Outcomes: Medical Reimbursement and Financial Compensation

Auto accidents are, by their very nature, traumatic events which have short-term and long-term consequences.  In the immediate aftermath, there will be at the very least some damage to the vehicle or vehicles involved and minor personal injury, but in some cases the consequences can be extremely serious indeed. Motor vehicles can be profoundly damaged or even totally destroyed.  Drivers and passengers may be injured, crippled, or even killed. In cases where accident-related injuries are not life-threatening, victims of a car accident often lose wages due to absences from work caused by hospital stays or outpatient medical treatment.

These negative effects of a car accident are, of course, taken into consideration during the legal process of seeking fair compensation in a civil court. Issues such as the value of the vehicles which were destroyed or damaged, medical expenses incurred, or the wages lost by the victim due to the accident are measured. However, in determining financial compensation after a car accident, there are other factors that need to be considered by attorneys and insurance companies.

In cases related to car accidents, there are several kinds of damages which insurers have an obligation to pay compensation to the injured party for, including damage to property, medical costs incurred, emotional damages, “loss of enjoyment” issues (caused by missed family activities, time out from school, or a missed pleasure trip), and loss of wages due to time out from work.

In accident cases where another driver’s carelessness or reckless behavior is an aggravating factor, typical compensation is supplemented by punitive damages. Punitive damages, as the term implies, are intended to punish individuals who act with gross indifference to others’ lives and property by engaging in such activities as drag racing, speeding, driving under the influence of drugs or alcohol, and more. These damages have two purposes: to castigate the defendant for acting (or not acting) in such a manner that an accident occurred, and to discourage other drivers from engaging in reckless behavior or not maintaining their vehicles. Most states have set caps on punitive damage awards as a result of past multi-million dollar awards being given in court cases involving auto accidents.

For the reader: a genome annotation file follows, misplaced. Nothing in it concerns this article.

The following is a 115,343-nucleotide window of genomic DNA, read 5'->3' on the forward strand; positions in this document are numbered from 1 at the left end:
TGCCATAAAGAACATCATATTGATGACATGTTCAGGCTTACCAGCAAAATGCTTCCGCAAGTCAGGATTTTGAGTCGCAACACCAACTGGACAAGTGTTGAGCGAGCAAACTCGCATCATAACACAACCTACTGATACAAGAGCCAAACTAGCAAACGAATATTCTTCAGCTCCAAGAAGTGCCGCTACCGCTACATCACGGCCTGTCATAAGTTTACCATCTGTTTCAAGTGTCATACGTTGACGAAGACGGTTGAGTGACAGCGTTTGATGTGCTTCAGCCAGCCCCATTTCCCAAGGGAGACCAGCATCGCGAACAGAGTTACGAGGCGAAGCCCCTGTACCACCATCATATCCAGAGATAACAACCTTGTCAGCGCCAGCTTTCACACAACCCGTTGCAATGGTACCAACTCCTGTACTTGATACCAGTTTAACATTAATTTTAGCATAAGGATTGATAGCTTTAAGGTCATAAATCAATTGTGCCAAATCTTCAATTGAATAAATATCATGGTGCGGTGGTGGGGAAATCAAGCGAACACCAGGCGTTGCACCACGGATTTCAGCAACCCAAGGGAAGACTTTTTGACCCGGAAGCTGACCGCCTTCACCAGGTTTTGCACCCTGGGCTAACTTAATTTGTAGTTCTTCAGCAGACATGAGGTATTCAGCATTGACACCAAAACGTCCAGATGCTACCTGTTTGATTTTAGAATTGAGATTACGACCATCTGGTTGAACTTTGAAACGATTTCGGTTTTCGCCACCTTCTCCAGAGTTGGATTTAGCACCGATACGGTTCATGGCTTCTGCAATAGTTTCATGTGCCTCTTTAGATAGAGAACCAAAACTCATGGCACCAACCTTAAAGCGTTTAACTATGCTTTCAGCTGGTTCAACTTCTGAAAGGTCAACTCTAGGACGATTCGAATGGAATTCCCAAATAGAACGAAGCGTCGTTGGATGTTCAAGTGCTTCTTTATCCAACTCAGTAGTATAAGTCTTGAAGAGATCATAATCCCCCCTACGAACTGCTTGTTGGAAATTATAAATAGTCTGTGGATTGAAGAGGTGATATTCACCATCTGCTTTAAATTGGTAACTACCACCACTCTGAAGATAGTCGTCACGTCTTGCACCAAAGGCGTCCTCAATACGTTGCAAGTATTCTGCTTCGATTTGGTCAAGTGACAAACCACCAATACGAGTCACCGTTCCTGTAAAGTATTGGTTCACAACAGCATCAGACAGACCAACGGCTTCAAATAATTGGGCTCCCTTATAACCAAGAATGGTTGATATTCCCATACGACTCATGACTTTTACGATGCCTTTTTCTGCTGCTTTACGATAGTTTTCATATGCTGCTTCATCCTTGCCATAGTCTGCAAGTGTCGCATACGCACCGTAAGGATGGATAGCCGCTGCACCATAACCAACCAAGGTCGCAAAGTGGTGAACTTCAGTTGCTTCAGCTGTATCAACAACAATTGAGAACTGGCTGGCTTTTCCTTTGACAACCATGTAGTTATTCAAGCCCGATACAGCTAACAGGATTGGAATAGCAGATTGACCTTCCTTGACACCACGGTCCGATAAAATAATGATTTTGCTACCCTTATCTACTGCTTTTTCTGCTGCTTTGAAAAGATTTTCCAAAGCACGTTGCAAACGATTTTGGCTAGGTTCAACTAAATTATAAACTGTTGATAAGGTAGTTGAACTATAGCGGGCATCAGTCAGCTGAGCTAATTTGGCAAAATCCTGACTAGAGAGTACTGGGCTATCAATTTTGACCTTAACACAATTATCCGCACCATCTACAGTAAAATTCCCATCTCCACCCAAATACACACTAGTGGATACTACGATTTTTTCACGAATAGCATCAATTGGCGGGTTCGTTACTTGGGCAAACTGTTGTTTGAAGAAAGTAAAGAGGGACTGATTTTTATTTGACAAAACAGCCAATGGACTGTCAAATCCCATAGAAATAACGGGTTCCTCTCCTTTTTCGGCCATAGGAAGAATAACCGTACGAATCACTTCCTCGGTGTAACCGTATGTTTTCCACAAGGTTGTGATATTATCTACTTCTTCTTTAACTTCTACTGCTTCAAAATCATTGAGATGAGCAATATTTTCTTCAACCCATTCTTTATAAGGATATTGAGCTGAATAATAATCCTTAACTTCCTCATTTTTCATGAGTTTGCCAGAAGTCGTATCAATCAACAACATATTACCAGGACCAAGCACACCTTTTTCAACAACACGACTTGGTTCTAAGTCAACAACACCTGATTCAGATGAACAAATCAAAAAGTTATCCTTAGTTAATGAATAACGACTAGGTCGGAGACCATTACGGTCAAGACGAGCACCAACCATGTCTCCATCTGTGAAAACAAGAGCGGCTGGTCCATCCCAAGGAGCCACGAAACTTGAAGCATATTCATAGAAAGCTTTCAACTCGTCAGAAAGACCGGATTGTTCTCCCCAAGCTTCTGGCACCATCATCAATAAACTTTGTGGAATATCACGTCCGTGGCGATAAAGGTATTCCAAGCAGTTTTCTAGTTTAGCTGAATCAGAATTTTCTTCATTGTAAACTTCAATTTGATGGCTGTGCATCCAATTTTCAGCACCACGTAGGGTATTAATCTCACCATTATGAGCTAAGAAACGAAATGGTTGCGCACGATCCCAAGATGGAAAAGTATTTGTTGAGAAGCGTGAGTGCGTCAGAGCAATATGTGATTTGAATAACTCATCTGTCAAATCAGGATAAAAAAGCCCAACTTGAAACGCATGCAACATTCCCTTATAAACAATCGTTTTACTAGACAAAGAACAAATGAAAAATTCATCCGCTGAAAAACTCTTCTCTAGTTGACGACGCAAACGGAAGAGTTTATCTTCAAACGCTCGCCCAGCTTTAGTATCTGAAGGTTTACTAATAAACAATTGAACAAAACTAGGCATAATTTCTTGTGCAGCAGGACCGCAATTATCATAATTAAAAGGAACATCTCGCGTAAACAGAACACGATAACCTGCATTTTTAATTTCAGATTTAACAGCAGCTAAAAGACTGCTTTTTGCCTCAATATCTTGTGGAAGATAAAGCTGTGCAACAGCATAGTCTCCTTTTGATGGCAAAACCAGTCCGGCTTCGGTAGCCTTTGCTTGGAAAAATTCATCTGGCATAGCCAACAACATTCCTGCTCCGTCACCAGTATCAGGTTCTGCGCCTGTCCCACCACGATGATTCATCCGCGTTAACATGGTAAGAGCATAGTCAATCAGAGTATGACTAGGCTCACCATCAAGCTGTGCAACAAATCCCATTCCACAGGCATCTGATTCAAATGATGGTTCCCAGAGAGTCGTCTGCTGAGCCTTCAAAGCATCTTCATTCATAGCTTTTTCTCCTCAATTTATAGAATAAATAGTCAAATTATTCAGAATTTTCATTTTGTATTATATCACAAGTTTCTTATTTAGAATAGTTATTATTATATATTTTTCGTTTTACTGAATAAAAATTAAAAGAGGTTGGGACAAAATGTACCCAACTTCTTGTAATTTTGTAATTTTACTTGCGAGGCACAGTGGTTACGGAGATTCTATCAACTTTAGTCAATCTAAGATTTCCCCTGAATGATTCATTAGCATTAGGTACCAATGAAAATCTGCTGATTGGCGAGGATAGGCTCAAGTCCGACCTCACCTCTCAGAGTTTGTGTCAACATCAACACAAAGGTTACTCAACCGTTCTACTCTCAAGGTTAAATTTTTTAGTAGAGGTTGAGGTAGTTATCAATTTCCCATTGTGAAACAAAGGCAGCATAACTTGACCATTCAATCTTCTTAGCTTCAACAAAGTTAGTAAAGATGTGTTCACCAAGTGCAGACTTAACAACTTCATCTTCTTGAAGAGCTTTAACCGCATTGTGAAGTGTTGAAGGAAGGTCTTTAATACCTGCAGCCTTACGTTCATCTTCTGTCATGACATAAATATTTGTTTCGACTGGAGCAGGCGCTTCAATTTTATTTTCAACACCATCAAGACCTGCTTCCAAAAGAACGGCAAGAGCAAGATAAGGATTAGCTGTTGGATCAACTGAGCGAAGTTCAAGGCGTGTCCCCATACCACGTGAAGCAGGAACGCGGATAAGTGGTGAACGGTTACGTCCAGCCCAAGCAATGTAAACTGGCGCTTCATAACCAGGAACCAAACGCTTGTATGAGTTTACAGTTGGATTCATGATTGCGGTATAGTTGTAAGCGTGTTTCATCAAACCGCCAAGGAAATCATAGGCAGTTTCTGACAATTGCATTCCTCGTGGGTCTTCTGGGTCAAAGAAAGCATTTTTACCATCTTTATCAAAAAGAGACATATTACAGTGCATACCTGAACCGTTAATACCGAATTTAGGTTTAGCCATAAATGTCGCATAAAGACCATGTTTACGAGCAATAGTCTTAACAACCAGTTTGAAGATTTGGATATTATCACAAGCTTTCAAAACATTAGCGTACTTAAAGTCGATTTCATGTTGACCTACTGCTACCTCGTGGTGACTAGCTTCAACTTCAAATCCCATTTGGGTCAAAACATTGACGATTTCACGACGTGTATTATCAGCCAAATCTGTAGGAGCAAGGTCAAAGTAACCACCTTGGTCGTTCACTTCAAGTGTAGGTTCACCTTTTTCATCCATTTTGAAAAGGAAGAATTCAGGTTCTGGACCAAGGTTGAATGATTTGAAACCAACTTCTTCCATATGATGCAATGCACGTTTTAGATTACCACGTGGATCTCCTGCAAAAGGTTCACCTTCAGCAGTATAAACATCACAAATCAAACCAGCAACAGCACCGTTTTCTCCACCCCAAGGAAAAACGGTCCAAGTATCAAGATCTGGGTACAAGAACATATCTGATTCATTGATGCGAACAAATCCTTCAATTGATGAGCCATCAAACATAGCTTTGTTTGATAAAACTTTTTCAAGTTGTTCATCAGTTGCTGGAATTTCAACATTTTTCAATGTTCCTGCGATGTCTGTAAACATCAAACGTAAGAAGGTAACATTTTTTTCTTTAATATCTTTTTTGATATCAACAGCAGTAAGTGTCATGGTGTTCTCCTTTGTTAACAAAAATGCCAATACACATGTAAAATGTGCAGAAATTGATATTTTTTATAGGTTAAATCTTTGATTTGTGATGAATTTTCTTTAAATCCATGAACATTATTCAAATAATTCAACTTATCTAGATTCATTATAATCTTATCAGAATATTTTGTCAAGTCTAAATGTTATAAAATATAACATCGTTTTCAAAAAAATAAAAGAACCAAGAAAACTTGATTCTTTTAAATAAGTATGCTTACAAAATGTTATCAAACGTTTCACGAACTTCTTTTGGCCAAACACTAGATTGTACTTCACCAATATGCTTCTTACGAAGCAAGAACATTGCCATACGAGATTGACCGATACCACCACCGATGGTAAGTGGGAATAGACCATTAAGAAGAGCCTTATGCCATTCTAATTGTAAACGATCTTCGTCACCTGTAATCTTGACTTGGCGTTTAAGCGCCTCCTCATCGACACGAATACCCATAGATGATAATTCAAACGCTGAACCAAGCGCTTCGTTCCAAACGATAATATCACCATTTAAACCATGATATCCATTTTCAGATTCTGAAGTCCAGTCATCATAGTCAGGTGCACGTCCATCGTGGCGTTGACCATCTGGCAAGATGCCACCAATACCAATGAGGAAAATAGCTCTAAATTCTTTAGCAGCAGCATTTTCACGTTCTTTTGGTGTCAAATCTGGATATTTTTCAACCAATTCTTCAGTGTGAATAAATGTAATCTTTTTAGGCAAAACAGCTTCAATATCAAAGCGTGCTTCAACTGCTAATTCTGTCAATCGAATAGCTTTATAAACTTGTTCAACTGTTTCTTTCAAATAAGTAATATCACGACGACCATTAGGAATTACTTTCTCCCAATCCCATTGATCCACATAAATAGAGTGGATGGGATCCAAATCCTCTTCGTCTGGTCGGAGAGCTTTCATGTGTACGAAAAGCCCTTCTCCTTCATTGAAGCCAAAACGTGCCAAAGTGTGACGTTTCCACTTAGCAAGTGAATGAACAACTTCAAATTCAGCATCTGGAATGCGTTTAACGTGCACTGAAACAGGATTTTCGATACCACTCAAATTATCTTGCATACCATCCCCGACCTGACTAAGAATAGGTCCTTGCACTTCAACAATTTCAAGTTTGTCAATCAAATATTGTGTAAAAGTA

The amount of any compensation, including medical reimbursement and those obligations that insurance companies are legally bound to pay, depends greatly on a plaintiff’s actions both during and after the accident. In most jurisdictions, the legal concept of comparative negligence is applied to car accident cases, meaning that if a plaintiff is found to be at least partially at fault, the amount of compensation can be reduced depending on the levels of the plaintiff’s personal contributing factors in the accident. Be aware; however, that some states have laws based on contributory negligence. These laws bar plaintiffs from receiving any compensation at all even if they were only partly to blame in the accident which resulted in personal injury. Additionally, failure to promptly seek medical treatment immediately after a crash and allowing injuries to worsen over time will reduce the amount of any compensation award.

CarAccidentLawyer.org advises retaining an attorney for representation for medical and financial claims.

Source: http://www-nrd.nhtsa.dot.gov/Pubs/808-338.pdf

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